Audubon's Holy Grail Discovered
A holy grail of sorts was recently discovered when missing drawings of the famous ornithologist Audubon were announced. I realized when reading this that there must have been some things I missed in my history classes, because I assumed all this time that the National Audubon Society, famous for preservation and study of birds, had its foundation in some Greek word that somehow must connect to a word for winged creatures.
I was wrong. In fact, I was really wrong. The National Audubon Society got its name from John James Audubon, a French-American ornithologist and painter who lived in the early 1800s. Interestingly enough, John James changed his name twice in his lifetime.
Born illegitimate in Haiti, he was named Jeanne Rabin, after his mother. After she died, his father moved back to France, formally adopted his son and changed his name to Jean-Jacques Fougère Audubon. When Jean-Jacques was 18, he moved to the United States and chose a more American name for himself, John James Audubon.
Audubon was fascinated with birds from an early age and his curiosity grew even more intense once he arrived in the US. He was one of the first bird-banders, having tied thread around the foot of an Eastern Phoebe to confirm his theory that they return to the same nest every year. His skill in drawing birds, making notations about their behavior and environment, and taxidermy improved over the years.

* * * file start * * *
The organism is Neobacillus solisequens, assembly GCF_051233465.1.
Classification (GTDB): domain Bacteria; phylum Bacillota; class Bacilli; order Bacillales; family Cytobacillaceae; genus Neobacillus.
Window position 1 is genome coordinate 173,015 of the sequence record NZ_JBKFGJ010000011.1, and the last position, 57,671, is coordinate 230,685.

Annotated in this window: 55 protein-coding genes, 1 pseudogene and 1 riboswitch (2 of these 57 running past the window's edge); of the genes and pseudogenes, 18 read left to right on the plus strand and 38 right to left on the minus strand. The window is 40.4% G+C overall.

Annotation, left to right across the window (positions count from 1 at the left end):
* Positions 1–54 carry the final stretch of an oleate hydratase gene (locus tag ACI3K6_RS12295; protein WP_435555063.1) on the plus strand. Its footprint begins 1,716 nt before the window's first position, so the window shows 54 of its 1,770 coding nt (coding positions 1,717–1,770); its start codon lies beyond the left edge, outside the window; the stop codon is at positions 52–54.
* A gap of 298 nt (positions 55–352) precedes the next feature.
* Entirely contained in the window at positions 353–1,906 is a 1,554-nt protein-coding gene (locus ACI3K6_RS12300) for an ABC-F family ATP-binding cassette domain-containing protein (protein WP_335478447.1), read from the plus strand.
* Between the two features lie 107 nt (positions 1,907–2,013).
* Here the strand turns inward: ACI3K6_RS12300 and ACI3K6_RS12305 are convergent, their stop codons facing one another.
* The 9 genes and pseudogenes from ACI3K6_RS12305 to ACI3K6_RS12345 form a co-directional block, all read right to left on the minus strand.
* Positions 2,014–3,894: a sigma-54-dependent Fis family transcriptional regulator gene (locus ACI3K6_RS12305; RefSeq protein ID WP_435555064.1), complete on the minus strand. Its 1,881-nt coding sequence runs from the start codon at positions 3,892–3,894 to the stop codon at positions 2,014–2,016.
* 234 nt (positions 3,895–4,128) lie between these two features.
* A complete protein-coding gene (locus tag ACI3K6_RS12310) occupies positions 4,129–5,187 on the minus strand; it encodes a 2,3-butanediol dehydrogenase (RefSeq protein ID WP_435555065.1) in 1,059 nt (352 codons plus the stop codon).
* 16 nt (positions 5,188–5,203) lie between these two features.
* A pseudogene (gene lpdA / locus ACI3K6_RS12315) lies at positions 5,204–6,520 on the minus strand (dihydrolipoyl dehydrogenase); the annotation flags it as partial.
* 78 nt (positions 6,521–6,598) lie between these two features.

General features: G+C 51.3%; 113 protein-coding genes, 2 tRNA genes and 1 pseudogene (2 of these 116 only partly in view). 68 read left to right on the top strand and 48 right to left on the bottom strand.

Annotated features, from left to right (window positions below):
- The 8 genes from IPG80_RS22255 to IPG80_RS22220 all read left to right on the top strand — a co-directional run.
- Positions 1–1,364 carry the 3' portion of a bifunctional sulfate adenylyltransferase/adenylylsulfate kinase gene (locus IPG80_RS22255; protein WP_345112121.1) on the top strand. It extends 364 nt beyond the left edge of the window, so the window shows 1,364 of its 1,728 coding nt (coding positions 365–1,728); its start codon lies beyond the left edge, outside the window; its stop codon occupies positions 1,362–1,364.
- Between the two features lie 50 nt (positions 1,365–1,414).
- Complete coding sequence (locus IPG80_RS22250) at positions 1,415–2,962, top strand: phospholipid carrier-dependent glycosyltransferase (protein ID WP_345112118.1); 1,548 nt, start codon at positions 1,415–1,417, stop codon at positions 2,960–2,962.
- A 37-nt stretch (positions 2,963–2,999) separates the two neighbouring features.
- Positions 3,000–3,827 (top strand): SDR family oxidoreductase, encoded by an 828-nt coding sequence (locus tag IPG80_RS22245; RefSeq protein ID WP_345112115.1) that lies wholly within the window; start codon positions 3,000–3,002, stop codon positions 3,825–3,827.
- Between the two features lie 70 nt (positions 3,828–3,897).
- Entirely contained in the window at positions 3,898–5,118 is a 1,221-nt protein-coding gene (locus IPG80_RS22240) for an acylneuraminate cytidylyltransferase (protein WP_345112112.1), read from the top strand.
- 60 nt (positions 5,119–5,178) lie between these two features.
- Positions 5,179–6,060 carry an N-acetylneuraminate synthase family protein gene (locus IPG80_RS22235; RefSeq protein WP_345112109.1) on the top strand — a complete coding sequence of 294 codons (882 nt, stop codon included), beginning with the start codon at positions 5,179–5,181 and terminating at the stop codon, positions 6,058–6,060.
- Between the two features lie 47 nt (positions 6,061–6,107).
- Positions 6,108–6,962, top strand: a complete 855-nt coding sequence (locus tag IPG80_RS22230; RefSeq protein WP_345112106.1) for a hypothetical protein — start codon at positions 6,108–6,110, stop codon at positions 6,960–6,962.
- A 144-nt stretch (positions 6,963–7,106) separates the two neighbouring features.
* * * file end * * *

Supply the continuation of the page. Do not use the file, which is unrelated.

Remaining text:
Eventually he took his paintings to Europe where he was described as the "the American Woodsman." He used this opportunity to publish a now famous book, Birds of America. Audubon was very poor during these years and often took to selling oil-painted copies of pictures from the book to make extra money. All the while, his passion for birds remained unfettered.
George Bird Grinnell chose Audubon as the name of the national organization because of Audubon's reputation for protecting birds and their habitats. As a result, "the name Audubon remains synonymous with birds and bird conservation the world over."
I'm sure today's discovery of Audubon's missing paintings will reap benefits in amounts that Audubon himself could not have imagined at the time.